Ankle injuries have to be one of the most common types of trauma seen. Injuries occur in people of all ages and range in severity from a simple sprain that heals after a few-days rest to severe fracture-dislocations.
It's sometimes difficult to distinguish an ankle fracture from a simple ankle sprain. Therefore, any ankle injury producing pain, swelling, tenderness, or the inability to bear weight should be evaluated by a physician.Be sure to ask whether there was an audible "pop" when the injury occurred - it can be surprisingly loud, enough that others can hear it. That sound, or the sensation of something popping, can indicate a severe ligament injury.
Immediately after the injury, inflammation brings swelling. Cold reduces swelling. Place the injured foot in a bucket or basin of cold water for about 20 minutes at a time - never longer - three to five times a day or even more frequently - possibly as often as every two hours.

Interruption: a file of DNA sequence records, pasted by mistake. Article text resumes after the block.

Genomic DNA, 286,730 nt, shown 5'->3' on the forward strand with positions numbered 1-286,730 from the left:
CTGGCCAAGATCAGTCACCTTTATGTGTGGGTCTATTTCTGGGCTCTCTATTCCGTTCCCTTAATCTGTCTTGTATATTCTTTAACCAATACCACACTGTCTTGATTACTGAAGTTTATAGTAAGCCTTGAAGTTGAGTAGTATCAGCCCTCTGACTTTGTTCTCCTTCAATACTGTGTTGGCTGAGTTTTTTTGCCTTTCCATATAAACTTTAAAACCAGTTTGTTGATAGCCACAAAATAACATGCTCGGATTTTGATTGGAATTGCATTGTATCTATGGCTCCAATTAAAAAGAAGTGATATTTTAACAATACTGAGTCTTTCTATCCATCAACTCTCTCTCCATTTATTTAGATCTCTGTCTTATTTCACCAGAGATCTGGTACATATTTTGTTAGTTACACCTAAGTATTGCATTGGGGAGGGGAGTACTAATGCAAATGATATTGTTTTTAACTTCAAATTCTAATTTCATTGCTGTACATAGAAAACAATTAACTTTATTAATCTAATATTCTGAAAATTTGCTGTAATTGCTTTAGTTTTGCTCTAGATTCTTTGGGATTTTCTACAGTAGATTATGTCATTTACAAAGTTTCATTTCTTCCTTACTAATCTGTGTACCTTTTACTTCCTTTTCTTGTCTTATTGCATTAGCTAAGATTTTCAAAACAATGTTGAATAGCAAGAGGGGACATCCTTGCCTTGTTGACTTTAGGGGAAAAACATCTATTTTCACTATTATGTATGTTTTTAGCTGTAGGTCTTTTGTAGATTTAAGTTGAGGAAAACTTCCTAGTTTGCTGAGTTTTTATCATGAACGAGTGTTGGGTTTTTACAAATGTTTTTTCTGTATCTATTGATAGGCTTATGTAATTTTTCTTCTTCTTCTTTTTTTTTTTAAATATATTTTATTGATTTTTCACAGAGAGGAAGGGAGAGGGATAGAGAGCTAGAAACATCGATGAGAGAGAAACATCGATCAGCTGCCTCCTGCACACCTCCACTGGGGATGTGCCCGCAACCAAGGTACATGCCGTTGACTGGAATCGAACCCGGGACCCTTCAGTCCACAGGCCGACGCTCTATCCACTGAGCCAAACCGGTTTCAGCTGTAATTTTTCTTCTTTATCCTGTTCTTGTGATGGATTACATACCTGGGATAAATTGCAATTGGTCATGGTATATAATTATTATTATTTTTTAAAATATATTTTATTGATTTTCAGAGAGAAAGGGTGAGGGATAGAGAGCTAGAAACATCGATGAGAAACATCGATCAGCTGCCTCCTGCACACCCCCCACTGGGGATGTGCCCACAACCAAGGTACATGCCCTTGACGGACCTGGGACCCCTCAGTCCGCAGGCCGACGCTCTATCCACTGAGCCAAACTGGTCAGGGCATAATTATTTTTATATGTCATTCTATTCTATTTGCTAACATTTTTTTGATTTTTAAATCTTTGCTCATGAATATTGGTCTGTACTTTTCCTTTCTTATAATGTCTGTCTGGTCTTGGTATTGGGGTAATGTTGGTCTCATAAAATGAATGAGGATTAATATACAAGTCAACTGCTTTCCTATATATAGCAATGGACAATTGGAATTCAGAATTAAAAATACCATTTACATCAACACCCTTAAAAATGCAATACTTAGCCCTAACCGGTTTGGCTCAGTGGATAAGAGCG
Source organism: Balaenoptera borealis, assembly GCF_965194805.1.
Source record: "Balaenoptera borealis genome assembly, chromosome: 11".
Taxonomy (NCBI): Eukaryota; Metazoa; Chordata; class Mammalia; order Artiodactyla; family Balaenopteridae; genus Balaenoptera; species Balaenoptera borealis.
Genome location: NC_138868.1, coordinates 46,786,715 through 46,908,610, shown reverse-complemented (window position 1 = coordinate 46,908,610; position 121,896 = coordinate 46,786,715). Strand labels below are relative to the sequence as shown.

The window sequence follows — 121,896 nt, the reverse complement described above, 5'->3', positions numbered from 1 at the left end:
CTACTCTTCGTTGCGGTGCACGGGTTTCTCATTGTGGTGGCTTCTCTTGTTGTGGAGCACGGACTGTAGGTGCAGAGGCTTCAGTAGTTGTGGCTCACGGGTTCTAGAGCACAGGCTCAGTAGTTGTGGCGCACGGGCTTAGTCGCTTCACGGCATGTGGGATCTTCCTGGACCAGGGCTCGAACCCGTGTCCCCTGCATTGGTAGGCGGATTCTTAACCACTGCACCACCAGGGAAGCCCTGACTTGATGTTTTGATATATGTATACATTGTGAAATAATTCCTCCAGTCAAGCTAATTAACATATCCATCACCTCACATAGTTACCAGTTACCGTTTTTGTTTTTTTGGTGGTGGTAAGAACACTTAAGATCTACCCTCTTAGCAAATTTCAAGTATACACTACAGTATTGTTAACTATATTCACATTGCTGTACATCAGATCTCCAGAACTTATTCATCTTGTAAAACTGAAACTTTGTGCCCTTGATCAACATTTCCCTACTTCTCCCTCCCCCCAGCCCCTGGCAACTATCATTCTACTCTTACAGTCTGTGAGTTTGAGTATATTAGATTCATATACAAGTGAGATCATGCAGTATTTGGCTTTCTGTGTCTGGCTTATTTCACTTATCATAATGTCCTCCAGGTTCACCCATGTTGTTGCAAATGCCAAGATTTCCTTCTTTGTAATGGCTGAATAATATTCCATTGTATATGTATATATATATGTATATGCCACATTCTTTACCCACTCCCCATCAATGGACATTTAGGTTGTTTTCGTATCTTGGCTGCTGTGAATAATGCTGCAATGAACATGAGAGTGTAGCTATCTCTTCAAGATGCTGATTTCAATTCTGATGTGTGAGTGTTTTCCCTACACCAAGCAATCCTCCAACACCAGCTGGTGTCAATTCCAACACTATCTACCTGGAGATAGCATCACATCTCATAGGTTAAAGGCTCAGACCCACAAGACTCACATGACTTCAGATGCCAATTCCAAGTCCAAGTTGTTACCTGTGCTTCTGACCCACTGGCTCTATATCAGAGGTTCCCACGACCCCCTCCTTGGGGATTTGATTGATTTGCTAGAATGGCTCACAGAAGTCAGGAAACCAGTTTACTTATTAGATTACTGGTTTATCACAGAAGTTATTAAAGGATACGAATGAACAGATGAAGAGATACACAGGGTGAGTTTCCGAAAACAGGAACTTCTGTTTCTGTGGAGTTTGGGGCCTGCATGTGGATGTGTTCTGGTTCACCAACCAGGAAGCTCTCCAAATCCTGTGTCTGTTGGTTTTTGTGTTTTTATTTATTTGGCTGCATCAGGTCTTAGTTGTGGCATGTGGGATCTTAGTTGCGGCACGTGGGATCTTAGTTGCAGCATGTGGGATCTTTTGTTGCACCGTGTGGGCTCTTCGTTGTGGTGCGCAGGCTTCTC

A plastic bag filled with ice and water can substitute for the bucket or basin, but always protect the skin with a towel or washcloth before putting the ice bag over the injured area.
Avoid using ice on those with vascular disease, diabetes, Raynaud's syndrome, etc. Otherwise cold is the first response to an ankle sprain.
Apply an elastic (ACE) bandage to push swelling out of the joint area and back into the circulation. An elastic bandage does not give the ankle, or any other joint, any real support. The elastic bandage should include a soft pliable material (i.e., sock, T-shirt, etc.) folded in a "horseshoe" shape around the ankle bone on the injured side. Then the elastic bandage is applied. This technique applies compression to the soft tissue, not just the ankle bone and tendon. Be sure to check the foot's blood circulation, since often a first aider will apply the elastic bandage too tightly.
Elevate the affected foot to reduce swelling. This helps return accumulated fluid to the circulation.
Do not apply heat too soon. Heat results in swelling and pain if applied too early. A minimum of 24 hours and preferably even 72 hours should pass before any heat is applied to the injured ankle.